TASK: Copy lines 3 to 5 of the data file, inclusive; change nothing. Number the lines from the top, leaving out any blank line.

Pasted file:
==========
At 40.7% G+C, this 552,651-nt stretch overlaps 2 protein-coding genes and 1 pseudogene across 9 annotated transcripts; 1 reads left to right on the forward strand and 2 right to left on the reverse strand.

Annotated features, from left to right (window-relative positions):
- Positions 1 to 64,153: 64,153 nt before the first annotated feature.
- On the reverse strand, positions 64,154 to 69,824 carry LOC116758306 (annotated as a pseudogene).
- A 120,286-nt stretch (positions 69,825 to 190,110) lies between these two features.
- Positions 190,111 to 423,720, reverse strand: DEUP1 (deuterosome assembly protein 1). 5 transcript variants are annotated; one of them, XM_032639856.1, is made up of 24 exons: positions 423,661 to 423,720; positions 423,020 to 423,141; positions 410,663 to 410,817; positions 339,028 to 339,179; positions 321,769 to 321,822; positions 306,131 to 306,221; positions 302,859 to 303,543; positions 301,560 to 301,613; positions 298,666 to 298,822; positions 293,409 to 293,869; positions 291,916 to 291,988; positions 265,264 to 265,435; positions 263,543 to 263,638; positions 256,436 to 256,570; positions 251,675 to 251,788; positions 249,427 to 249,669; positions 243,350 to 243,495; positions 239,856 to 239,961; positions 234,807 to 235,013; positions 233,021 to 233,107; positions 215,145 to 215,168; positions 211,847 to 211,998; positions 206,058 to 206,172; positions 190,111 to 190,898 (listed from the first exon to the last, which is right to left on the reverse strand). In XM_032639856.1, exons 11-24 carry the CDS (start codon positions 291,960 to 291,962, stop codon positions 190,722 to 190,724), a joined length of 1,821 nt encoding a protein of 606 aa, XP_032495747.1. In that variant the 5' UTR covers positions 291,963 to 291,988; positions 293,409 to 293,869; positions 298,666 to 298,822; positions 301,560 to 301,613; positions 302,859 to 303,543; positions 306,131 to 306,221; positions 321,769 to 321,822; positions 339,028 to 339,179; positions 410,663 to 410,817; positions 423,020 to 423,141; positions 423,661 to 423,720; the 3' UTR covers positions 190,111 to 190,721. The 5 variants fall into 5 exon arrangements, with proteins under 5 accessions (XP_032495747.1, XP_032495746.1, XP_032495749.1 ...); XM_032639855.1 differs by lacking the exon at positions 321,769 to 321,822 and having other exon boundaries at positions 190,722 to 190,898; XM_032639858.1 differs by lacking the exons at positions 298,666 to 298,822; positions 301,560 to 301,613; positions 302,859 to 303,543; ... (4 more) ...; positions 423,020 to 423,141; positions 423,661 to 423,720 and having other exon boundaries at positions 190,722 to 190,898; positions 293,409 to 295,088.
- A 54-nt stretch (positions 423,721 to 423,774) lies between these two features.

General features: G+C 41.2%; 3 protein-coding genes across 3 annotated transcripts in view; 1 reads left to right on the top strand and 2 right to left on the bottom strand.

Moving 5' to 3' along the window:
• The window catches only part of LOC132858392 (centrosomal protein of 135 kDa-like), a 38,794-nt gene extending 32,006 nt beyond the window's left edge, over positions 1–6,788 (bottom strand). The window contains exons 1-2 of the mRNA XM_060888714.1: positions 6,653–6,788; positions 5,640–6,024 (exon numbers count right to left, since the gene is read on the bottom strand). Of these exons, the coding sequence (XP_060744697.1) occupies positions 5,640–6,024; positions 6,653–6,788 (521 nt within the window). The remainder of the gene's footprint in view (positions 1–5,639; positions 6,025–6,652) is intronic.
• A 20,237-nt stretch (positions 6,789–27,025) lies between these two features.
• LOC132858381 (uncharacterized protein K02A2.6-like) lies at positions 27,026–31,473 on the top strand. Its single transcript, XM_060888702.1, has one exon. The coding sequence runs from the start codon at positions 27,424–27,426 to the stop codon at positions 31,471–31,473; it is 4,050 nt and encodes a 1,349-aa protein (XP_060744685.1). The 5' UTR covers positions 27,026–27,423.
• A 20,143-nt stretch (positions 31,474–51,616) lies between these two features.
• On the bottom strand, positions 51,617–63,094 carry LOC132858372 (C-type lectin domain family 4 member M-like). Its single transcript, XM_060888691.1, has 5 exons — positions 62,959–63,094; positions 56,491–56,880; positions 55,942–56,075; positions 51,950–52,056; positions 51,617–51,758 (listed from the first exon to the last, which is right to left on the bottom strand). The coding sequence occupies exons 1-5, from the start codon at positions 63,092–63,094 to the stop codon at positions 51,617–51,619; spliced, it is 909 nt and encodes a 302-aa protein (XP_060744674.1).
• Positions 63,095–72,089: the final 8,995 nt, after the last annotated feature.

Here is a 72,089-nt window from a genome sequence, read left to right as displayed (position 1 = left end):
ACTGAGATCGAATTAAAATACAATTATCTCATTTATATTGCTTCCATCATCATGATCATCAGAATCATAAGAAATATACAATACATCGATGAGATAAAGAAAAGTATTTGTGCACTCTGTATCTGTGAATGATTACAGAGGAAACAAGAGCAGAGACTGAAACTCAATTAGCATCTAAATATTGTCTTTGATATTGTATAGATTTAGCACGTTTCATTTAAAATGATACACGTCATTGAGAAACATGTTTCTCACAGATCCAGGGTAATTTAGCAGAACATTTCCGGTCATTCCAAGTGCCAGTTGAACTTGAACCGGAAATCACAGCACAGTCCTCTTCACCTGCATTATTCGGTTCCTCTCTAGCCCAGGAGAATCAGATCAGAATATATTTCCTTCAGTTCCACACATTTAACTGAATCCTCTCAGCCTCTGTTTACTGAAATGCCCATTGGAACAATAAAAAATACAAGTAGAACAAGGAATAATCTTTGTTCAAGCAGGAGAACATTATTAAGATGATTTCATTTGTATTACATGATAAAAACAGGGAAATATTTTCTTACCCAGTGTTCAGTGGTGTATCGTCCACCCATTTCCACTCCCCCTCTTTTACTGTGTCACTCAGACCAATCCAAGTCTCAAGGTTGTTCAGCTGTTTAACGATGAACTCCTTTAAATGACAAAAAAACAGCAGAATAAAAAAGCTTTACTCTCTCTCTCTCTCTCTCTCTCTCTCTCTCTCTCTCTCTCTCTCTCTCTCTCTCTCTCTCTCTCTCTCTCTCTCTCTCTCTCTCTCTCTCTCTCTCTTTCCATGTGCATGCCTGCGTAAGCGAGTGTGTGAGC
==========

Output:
- Positions 1 to 64,153: 64,153 nt before the first annotated feature.
- On the reverse strand, positions 64,154 to 69,824 carry LOC116758306 (annotated as a pseudogene).
- A 120,286-nt stretch (positions 69,825 to 190,110) lies between these two features.